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Detroit’s road to Auto 2.0 keeps running through Israel, a tiny nation exerting big influence on the technologies driving autonomous vehicles.

Ford Motor Co. on Wednesday is opening a research center in Tel Aviv, a hub bolstering the automaker’s global research and advanced engineering teams in China, Germany and Dearborn with expertise in connectivity, sensor technology, simulation, software and cyber-security.

“It’s a very, very vibrant ecosystem here,” Executive Chairman Bill Ford said in an interview from Israel, adding that the Blue Oval has been active there with local tech scouts for nearly a decade. “It’s going to be an interesting place to be. So much of the entrepreneurial ecosystem comes out of the Israel Defense Forces.”

The result is more than 7,000 tech start-ups in so-called “Start-Up Nation" — roughly 10% of which are automotive focused. Because Israel's domestic market is comparatively small, principals there are eager to partner with foreign companies to expand their reach, to commercialize their work and to help shape next-generation automotive technologies for self-driving vehicles.

And in an auto industry facing the most consequential change since Henry Ford's moving assembly line enabled the masses to move, computer scientists, electrical engineers and software developers see a chance for advanced auto technology to affect millions worldwide, to make transportation safer, more accessible and more efficient to use only when needed.

The Ford Research Center Israel will operate alongside SAIPS, a leading Israeli computer vision and machine learning company that Ford acquired three years ago. Its founder and CEO, Udy Danino, will be the Israel technical director for the new center that will start small with "a handful of people" and be expected to grow over time.

Ford is not alone. The country also is home to automotive tech centers of General Motors Co., Daimler AG, BMW AG, and Volkswagen AG, among others. This week the Renault-Nissan alliance used EcoMotion 2019, a start-up community gathering built around mobility, to announce its plans to open an "innovation center" in Tel Aviv.

Israel "really is a hotbed of technology innovation," says Ken Washington, Ford's chief technology officer. "The short answer is we're there because there's a high density of companies that could be of value to us. We're finding we need the scale and to accelerate."

Rival GM already did. Long before its federally induced bankruptcy forced a brutal rationalization of its foreign and domestic footprint, the Detroit automaker quietly began in 1995 to operate in Israel. But it wasn't until January 2008, roughly 10 months before then-CEO Rick Wagoner would plead for a federal bailout, that Gil Golan returned to Israel to open and direct what's now called GM Advanced Technical Center Israel at Herzliya.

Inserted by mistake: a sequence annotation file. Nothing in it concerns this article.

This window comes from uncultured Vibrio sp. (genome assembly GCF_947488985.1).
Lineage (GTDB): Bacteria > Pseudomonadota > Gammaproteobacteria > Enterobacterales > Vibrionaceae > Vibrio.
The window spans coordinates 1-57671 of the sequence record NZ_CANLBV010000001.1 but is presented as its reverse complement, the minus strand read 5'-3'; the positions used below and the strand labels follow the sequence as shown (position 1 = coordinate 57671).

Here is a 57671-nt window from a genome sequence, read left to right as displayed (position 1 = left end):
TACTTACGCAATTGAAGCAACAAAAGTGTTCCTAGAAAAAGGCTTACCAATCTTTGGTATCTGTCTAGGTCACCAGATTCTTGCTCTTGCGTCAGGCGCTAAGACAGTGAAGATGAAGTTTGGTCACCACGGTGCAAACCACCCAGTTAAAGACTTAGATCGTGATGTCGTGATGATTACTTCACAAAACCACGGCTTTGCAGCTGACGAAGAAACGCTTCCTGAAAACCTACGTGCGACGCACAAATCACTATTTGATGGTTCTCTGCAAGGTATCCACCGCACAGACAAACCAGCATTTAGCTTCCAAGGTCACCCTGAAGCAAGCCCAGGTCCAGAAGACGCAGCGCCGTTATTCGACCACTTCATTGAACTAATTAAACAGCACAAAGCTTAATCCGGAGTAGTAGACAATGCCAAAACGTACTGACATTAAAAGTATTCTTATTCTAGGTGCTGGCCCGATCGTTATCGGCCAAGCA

Wisely unscathed by the bankruptcy restructuring, the center employs 350 more than a decade later and could expand to 500. Nearly 80% are computer scientists or electrical engineers, one-third hold doctorates in their respective fields, and many of the GM hires come from elite military units like 8200 and Talpiot, whose members develop next-generation technology for the Israeli military.

"The local people here are risk takers, for good or for bad," says Golan, himself a veteran of Unit 8200, the Israeli technical intelligence equivalent of the National Security Agency in the United States. "They have a can-do attitude. Very creative. Very disciplined. A strong sense of ownership. Strong entrepreneurship DNA in the culture."

That's not all. Israel boasts the world's No. 2 venture-capital sector, trailing only the United States. Roughly 4.25% of Israel's gross domestic product is spent on research and development, he says, the highest percentage in the world. Israel trails only China for the number of foreign tech companies listed on the tech-heavy NASDAQ exchange.

And the Silicon Valley tech giants? They're in Israel, too. Intel Corp. employs 12,800 in Israel, including the folks it picked up in the $15.4 billion acquisition of what's now Mobileye Vision Technology Ltd., the Jerusalem-based maker of a vision-based advanced driver-assist system. Apple Inc. employs 1,700, its largest tech hub outside its Cupertino, Calif., headquarters. Google, Facebook, Amazon, Nvidia — all there.

"The main driver," says Golan, "is the number of computer scientists and electrical engineers" in Israel, effectively making Tel Aviv second only to Silicon Valley for the kind of technical talent driving the Auto 2.0 spaces of mobility, electrification and, especially, autonomy. "The automotive sector is a latecomer to the game."

Results don't come overnight, warns Golan, requiring leadership to understand the local business culture, its values and taking the time to build credibility with action. "You cannot cut corners here. Before (a) tech center will be strong and efficient, it will take years."

daniel.howes@detroitnews.com

(313) 222-2106

Daniel Howes’ column runs Tuesdays, Thursdays and Fridays. Follow him on Twitter @DanielHowes_TDN, listen to his Saturday podcasts, or catch him at 3 p.m. and 10 p.m. Thursdays on Michigan Radio’s “Stateside,” 91.7 FM

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